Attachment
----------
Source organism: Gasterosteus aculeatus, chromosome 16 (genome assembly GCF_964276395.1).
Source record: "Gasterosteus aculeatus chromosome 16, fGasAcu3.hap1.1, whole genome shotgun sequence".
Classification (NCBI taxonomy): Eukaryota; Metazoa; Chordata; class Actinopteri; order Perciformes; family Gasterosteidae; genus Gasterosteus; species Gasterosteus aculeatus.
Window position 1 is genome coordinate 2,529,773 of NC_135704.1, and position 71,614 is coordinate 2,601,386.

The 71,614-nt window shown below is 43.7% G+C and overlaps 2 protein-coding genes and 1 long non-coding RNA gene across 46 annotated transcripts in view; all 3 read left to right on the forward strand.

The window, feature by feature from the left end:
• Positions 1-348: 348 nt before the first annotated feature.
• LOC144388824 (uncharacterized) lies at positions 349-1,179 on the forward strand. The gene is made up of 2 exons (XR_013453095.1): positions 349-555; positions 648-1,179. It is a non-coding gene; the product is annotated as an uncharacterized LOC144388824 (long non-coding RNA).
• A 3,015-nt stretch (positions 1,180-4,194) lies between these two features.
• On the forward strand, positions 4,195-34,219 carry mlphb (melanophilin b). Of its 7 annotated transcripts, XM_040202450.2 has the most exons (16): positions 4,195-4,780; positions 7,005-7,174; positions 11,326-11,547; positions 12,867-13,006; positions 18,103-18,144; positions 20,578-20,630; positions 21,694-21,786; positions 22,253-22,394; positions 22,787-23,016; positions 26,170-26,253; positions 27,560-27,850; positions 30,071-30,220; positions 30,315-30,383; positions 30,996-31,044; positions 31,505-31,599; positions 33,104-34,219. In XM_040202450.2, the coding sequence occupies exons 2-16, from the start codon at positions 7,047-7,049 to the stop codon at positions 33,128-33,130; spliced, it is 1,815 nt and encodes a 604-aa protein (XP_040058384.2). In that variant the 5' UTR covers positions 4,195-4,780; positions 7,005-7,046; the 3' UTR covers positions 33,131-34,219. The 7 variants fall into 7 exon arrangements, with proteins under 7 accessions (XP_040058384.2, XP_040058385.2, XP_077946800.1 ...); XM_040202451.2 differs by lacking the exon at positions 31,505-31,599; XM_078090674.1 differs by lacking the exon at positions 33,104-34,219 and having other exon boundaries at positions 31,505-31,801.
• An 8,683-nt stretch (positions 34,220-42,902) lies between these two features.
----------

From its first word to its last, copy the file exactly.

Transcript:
Source organism: Gasterosteus aculeatus, chromosome 16 (genome assembly GCF_964276395.1).
Source record: "Gasterosteus aculeatus chromosome 16, fGasAcu3.hap1.1, whole genome shotgun sequence".
Classification (NCBI taxonomy): Eukaryota; Metazoa; Chordata; class Actinopteri; order Perciformes; family Gasterosteidae; genus Gasterosteus; species Gasterosteus aculeatus.
Window position 1 is genome coordinate 2,529,773 of NC_135704.1, and position 71,614 is coordinate 2,601,386.

The 71,614-nt window shown below is 43.7% G+C and overlaps 2 protein-coding genes and 1 long non-coding RNA gene across 46 annotated transcripts in view; all 3 read left to right on the forward strand.

The window, feature by feature from the left end:
• Positions 1-348: 348 nt before the first annotated feature.
• LOC144388824 (uncharacterized) lies at positions 349-1,179 on the forward strand. The gene is made up of 2 exons (XR_013453095.1): positions 349-555; positions 648-1,179. It is a non-coding gene; the product is annotated as an uncharacterized LOC144388824 (long non-coding RNA).
• A 3,015-nt stretch (positions 1,180-4,194) lies between these two features.
• On the forward strand, positions 4,195-34,219 carry mlphb (melanophilin b). Of its 7 annotated transcripts, XM_040202450.2 has the most exons (16): positions 4,195-4,780; positions 7,005-7,174; positions 11,326-11,547; positions 12,867-13,006; positions 18,103-18,144; positions 20,578-20,630; positions 21,694-21,786; positions 22,253-22,394; positions 22,787-23,016; positions 26,170-26,253; positions 27,560-27,850; positions 30,071-30,220; positions 30,315-30,383; positions 30,996-31,044; positions 31,505-31,599; positions 33,104-34,219. In XM_040202450.2, the coding sequence occupies exons 2-16, from the start codon at positions 7,047-7,049 to the stop codon at positions 33,128-33,130; spliced, it is 1,815 nt and encodes a 604-aa protein (XP_040058384.2). In that variant the 5' UTR covers positions 4,195-4,780; positions 7,005-7,046; the 3' UTR covers positions 33,131-34,219. The 7 variants fall into 7 exon arrangements, with proteins under 7 accessions (XP_040058384.2, XP_040058385.2, XP_077946800.1 ...); XM_040202451.2 differs by lacking the exon at positions 31,505-31,599; XM_078090674.1 differs by lacking the exon at positions 33,104-34,219 and having other exon boundaries at positions 31,505-31,801.
• An 8,683-nt stretch (positions 34,220-42,902) lies between these two features.